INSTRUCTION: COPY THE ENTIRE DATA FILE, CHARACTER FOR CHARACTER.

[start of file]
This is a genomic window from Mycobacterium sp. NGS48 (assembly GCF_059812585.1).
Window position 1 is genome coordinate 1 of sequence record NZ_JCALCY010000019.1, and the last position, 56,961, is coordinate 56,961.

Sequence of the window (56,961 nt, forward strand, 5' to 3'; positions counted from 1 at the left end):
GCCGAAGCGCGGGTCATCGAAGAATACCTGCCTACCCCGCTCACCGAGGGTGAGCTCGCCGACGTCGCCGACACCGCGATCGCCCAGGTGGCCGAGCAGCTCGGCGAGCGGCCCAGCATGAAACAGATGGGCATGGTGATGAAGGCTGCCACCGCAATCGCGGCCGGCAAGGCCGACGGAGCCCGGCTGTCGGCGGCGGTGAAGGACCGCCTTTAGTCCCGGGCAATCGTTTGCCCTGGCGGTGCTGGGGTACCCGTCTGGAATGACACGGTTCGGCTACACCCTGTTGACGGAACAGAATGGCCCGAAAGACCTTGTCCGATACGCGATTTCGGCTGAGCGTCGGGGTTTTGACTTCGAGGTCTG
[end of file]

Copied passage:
This is a genomic window from Mycobacterium sp. NGS48 (assembly GCF_059812585.1).
Window position 1 is genome coordinate 1 of sequence record NZ_JCALCY010000019.1, and the last position, 56,961, is coordinate 56,961.

Sequence of the window (56,961 nt, forward strand, 5' to 3'; positions counted from 1 at the left end):
GCCGAAGCGCGGGTCATCGAAGAATACCTGCCTACCCCGCTCACCGAGGGTGAGCTCGCCGACGTCGCCGACACCGCGATCGCCCAGGTGGCCGAGCAGCTCGGCGAGCGGCCCAGCATGAAACAGATGGGCATGGTGATGAAGGCTGCCACCGCAATCGCGGCCGGCAAGGCCGACGGAGCCCGGCTGTCGGCGGCGGTGAAGGACCGCCTTTAGTCCCGGGCAATCGTTTGCCCTGGCGGTGCTGGGGTACCCGTCTGGAATGACACGGTTCGGCTACACCCTGTTGACGGAACAGAATGGCCCGAAAGACCTTGTCCGATACGCGATTTCGGCTGAGCGTCGGGGTTTTGACTTCGAGGTCTG